WWE STARS TRAVEL at least 265 days a year, often more. They work holidays. "Our only off-season is if you get hurt," Fliehr says.
When she's on the road, Fliehr gets her workouts delivered from her trainer via her phone. She finds a local gym, follows the instructions to the letter, an athlete first.
Today, as she pumps out several sets of clean and jerks, she explains she wants "to be the female John Cena." She takes a slurp of water from a jug. "I want to be that standard-bearer. I want a female revolution."
After Fliehr attended her first wrestling camp, she gradually rediscovered her old self, the lifelong jock, the risk taker, the beast. The harder she trained, the tougher she got in the ring and the less hold the ugliness of her recent history possessed, until one day, as if being shook from a nightmare, she stepped outside into the Florida sun and realized she was free.
"With Charlotte, I forged a new identity," she says. "After a while, I'm like, 'Dang, why can't I act like that in real life?'"
Fliehr moves on to squats, donning a weight belt emblazoned in rhinestones with the word "queen." A gift, she says sheepishly.
"Wrestling is less buns and guns now," she continues. "I'm proud of the athleticism. With Ronda [Rousey] coming in, she's an Olympian, not a reality-TV star, not just eye candy."
Fliehr sees WWE's investment in Rousey and other bona fide athletes as a trend elevating women in wrestling, shifting the focus from sexy-time aesthetics to badass sports performance -- a pivot she welcomes.
"I never viewed myself as glamorous. I didn't ooze sex appeal. I was a tomboy, the girl next door." She points at her scalp, indicates the blond extensions she's wearing. "I'm learning."
Fliehr confides she was woefully unprepared for the physical scrutiny she endured when she first got into the ring, naively assuming her incontestable athleticism would be enough.
"Social media and all these dirt sheets said that Charlotte wasn't modelesque, she wasn't pretty, that 'she looked like her dad in a wig.'" Criticism further fueled by her WWE-assigned moniker.
"'Genetically superior,' they came up with that," Fliehr explains of the tagline that was initially burdensome to her. When Charlotte Flair debuted in Atlanta in 2015, the whole arena booed her. "I can't say that it didn't get to me, because it did."
Ironically, everything changed when she went full Queen, a shift she says stopped her worrying about physical perfection and making nice.
"They hated me no matter what. So instead of shying away from it, I decided, 'I don't care if you like me or not.' I was arrogant, cocky. And my career took off."
Fliehr loved being a "bad guy," believing it played to her size, "I'm bigger than all the girls," and to her lineage -- her father a heel for the ages.
Freed from the pleaser confines of the sexy, pretty girl, "fans noticed my athleticism and my performance." They observed what Fliehr could do with her body rather than the body itself. "They learned to respect me."
The standard wrestling ring is 20x20, the ropes basic cordage wrapped in tape. The floor simple canvas layers topping a metal frame. There is very little give or bounce. When your skin rubs against the rope or flooring, it chafes as if rubbed by sandpaper.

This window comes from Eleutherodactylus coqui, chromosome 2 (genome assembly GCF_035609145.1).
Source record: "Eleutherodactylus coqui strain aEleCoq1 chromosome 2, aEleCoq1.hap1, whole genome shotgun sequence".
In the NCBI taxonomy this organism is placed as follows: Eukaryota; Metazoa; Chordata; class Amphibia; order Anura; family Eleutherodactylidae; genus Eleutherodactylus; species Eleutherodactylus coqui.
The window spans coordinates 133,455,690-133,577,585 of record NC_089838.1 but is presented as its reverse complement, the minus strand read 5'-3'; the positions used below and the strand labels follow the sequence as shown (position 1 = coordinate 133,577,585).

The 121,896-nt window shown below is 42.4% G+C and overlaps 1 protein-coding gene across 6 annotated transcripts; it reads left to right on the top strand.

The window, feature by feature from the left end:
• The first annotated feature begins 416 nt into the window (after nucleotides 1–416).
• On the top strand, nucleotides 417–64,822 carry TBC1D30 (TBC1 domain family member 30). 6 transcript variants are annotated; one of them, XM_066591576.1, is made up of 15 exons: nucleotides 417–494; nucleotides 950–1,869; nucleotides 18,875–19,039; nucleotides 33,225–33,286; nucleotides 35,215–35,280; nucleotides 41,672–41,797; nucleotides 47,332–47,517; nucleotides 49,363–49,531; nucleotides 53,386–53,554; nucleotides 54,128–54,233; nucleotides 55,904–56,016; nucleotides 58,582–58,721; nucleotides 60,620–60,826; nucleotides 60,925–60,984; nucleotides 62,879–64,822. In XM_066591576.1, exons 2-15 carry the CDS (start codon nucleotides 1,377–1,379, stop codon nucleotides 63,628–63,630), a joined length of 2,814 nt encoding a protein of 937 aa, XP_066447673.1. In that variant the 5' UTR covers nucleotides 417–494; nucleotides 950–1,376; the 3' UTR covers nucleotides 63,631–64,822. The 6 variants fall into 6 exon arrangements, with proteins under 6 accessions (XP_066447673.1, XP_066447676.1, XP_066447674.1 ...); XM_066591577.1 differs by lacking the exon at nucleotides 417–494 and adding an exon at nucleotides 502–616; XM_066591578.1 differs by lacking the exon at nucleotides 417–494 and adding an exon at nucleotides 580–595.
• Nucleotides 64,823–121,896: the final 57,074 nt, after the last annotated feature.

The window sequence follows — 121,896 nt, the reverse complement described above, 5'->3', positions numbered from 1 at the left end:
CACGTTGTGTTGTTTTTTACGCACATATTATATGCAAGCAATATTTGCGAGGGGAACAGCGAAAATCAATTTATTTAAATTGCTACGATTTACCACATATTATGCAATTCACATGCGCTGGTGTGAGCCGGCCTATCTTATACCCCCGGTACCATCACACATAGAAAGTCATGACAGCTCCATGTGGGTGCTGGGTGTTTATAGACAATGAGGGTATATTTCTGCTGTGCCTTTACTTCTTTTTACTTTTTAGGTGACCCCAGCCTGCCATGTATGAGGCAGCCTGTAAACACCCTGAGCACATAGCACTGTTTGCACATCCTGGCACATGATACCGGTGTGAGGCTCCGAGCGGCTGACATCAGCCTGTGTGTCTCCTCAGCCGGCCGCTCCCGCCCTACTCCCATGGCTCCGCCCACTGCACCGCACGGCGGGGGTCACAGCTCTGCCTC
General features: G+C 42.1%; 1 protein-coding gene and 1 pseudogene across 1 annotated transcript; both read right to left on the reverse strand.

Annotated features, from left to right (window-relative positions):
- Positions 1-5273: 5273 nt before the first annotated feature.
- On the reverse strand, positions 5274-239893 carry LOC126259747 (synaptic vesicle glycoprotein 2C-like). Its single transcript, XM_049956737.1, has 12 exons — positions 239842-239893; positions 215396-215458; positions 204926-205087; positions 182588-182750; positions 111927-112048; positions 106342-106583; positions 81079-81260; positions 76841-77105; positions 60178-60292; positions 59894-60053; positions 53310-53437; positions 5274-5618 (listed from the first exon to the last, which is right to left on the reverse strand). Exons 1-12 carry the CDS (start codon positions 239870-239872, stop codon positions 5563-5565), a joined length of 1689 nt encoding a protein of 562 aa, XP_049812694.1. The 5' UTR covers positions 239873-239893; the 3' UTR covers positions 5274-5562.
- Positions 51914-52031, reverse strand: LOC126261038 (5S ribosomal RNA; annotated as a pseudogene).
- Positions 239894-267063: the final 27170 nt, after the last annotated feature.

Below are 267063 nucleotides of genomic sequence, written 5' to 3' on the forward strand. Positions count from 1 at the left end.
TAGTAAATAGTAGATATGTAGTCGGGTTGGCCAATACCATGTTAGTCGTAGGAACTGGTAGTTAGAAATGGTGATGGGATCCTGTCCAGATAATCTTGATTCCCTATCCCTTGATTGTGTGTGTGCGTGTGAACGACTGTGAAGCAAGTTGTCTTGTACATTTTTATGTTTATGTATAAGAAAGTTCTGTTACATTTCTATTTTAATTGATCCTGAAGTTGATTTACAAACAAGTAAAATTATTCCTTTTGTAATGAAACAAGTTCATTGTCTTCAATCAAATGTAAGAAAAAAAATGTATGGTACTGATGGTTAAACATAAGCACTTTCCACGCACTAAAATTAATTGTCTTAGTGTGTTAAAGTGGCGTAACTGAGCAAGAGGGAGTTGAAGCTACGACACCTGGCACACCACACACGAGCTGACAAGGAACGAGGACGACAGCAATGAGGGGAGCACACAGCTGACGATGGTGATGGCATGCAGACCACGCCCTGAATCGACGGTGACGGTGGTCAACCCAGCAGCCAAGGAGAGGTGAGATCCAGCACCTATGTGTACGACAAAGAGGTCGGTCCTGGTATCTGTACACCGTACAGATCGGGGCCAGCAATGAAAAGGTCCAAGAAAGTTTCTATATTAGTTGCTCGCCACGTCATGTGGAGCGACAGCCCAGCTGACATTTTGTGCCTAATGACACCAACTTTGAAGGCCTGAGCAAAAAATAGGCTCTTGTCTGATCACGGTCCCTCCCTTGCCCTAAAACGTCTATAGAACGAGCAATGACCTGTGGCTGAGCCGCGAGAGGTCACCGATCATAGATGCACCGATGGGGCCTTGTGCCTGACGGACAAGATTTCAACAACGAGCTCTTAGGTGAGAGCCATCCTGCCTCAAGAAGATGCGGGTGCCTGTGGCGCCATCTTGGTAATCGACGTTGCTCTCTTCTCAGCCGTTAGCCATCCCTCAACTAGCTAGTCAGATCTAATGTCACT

"I'm built for wrestling," Fliehr says. "I have a high pain tolerance. My nose has been broken a couple times. Black eyes."
She recently knocked out her front teeth while competing in Germany, flew home to the States for emergency dental work and returned a day later to continue the European tour as if nothing had happened. (Fliehr also had a damaged breast implant repaired June 19, which will take six weeks to heal, an enforced break she finds trying.)
"Ashley's absolutely fearless," her dad says. "Her moonsaults? I could never do any of that s---. She's the best athlete in the company, man or woman."
In the WWE's developmental league, "I was told I couldn't moonsault off the top rope because it was too dangerous," Fliehr says. She did it anyway, flipping through the air flying-squirrel style for the first time at WrestleMania 32, in 2016. Now the stunt appears in every WWE highlight reel.
Though she's recently gone back to being a baby face, Fliehr hasn't lost her regal air, her pomposity. She still dons the ornate robes, a nod to the baller pimp fashion of her dad. She also adopted his "Woo" and wiggle walk -- gloaty affectations atypical of America's sweetheart.
"It's not about the moves," she explains. "It's what you make the audience feel."
"Ashley is unique," observes Amato, herself a former pro. "She has a different kind of motivation. It just means so much more to her."
ALL REID FLIEHR ever wanted to do was follow his father into the ring. As kids, he and older sister Ashley were tight as ticks.
"My dad traveled so much, Reid and I shared a bed with my mom when we were little," Fliehr says. The siblings stayed close, best friends in high school, occasional roommates in their 20s.
Unlike her younger brother, Fliehr didn't watch much wrestling growing up. She preferred "Buffy the Vampire Slayer," "Dawson's Creek," "Felicity." When their father was on TV, she made zero effort to tune in.